Frankenstein’s Monster’s Monster, Frankenstein Review

Frankenstein’s Monster’s Monster, Frankenstein

Frankenstein’s Monster’s Monster, Frankenstein makes as much sense as its title. It’s not easy to figure out is it? Well, that pretty much sums up this Netflix special.

Frankenstein’s Monster’s Monster, Frankenstein is a mockumentary starring David Harbour as both himself in the present time, and his Father in various guises. From stage actor (“and THAT’s how I got into Juilliard!”), to a pastiche of late Orson Welles, his Father was quite the character. Current Harbour wants to know more, because how could digging into your Father’s past and hiring an auditor go wrong at all? As he does we’re left to wonder, who is the real monster?

The entire thing is preposterous and barely coherent, but Harbour’s clear enjoyment just about manages to hold things together. The 32 minute run time is an odd thing, seeming either too short or far too long; I really can’t tell. A cast including Alfred Molina doesn’t have the time to do anything bar ham things up to the extreme. If it had committed to being full length, or been trimmed down to a skit, it may have worked better. Watching actors purposely avoid the camera, trip over scenery, and struggle with doors is funny though. It’s these scenes, replete with howling women and stilted proclamations regarding ‘Checkov’s gun’, where the show shines.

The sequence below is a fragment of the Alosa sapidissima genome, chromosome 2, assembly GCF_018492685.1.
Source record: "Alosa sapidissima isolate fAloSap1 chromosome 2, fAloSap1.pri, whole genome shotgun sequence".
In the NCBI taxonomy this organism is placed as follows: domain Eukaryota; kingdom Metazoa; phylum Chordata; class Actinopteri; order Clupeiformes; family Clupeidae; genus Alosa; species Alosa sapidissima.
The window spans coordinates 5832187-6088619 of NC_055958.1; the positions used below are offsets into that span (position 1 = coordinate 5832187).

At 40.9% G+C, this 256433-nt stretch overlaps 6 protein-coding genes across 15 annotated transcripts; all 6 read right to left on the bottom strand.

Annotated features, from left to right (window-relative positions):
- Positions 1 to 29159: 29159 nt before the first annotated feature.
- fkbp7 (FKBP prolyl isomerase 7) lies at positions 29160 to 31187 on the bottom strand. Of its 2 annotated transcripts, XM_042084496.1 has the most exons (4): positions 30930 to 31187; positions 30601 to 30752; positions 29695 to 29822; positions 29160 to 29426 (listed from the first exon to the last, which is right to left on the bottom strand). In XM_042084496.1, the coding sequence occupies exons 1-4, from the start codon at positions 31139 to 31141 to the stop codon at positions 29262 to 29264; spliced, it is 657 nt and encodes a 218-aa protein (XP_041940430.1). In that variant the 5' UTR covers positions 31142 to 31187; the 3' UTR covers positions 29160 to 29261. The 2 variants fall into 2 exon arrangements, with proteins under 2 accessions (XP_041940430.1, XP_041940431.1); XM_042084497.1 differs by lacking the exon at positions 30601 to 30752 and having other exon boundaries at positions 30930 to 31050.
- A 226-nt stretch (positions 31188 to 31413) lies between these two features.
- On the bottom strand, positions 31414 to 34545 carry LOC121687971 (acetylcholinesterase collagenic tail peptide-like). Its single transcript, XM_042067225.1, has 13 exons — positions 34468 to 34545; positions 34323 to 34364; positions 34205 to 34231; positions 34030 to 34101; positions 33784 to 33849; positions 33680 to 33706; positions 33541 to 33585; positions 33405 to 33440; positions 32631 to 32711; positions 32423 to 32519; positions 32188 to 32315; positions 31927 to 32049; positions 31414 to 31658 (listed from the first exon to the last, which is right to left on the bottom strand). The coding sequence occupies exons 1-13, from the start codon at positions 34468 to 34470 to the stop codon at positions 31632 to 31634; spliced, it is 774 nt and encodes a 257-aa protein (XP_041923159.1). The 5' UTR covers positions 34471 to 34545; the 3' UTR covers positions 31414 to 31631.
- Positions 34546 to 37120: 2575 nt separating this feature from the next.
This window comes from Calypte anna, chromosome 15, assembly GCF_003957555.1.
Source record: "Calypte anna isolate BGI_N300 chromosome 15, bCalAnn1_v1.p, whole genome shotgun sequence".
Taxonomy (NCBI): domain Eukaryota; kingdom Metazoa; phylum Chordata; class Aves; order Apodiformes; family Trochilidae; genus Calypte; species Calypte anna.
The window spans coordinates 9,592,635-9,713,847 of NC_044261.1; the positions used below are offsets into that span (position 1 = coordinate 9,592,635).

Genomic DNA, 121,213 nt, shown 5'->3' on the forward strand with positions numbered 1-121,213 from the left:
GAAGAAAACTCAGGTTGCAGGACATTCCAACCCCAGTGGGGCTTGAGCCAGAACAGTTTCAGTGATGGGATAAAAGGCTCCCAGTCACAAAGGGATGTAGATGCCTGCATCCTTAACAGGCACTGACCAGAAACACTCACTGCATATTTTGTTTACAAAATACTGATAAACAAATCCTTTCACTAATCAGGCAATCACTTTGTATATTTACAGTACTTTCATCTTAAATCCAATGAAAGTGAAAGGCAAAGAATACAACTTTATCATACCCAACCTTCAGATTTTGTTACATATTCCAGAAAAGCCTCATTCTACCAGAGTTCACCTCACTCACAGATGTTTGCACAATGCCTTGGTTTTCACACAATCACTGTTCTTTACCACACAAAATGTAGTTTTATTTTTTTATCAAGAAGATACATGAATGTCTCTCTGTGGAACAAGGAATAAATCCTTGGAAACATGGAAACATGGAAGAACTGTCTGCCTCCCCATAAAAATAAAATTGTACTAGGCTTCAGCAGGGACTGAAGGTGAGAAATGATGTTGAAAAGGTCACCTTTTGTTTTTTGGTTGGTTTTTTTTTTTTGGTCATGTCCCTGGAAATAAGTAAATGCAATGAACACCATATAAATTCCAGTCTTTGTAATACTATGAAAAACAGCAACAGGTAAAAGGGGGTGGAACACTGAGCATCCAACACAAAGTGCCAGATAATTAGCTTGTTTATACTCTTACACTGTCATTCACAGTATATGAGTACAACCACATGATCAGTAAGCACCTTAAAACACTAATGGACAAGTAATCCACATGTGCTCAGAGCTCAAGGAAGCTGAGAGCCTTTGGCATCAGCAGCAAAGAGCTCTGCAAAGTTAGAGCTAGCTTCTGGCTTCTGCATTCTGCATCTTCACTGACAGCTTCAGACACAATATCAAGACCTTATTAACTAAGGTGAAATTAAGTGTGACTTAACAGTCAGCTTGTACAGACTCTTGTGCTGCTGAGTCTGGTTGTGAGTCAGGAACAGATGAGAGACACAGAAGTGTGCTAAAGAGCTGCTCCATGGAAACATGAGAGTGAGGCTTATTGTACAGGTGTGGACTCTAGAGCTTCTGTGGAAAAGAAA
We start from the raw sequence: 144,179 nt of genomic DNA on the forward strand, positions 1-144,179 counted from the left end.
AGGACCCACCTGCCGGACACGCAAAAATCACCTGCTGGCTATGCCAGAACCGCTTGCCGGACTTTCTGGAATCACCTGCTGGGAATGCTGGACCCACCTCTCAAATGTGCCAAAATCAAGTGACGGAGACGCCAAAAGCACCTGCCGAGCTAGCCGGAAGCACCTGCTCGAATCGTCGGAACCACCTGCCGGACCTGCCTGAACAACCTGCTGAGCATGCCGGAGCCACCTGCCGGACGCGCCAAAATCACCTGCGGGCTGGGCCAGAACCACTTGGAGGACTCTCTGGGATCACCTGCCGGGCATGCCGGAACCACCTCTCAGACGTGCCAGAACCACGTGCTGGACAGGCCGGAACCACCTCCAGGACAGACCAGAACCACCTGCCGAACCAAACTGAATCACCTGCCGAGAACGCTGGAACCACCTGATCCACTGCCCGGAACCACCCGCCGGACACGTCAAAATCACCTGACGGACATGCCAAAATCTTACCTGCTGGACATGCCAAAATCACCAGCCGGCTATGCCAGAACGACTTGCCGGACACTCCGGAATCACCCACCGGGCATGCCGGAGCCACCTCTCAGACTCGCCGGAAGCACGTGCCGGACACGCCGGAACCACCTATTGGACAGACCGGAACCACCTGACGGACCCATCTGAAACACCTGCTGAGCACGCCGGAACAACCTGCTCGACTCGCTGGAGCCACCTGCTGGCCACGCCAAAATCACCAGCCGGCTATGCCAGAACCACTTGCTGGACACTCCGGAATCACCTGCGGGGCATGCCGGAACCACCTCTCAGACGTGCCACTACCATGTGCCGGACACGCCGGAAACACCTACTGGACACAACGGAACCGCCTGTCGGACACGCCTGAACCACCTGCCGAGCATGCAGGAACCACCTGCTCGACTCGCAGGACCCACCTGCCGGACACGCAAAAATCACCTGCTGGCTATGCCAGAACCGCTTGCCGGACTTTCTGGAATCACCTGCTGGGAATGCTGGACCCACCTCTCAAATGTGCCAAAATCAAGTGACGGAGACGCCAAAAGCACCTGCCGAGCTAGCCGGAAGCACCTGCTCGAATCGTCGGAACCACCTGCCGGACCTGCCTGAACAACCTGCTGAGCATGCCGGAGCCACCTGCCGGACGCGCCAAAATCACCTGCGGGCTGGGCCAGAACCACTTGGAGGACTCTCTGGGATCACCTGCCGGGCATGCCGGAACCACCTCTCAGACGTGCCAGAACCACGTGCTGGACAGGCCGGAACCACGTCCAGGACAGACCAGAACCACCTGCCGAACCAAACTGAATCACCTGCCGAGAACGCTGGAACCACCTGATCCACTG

This whole would have been a complete mess were it not for Harbour. Is there much point it all though? Tricky, as it’s hard to guess what it was going for. If it has fully embraced the poorly executed theatre show on screen I’d have liked it a lot more I think. As a result it’s inoffensive and mildly interesting, which doesn’t feel like what it was aiming for.

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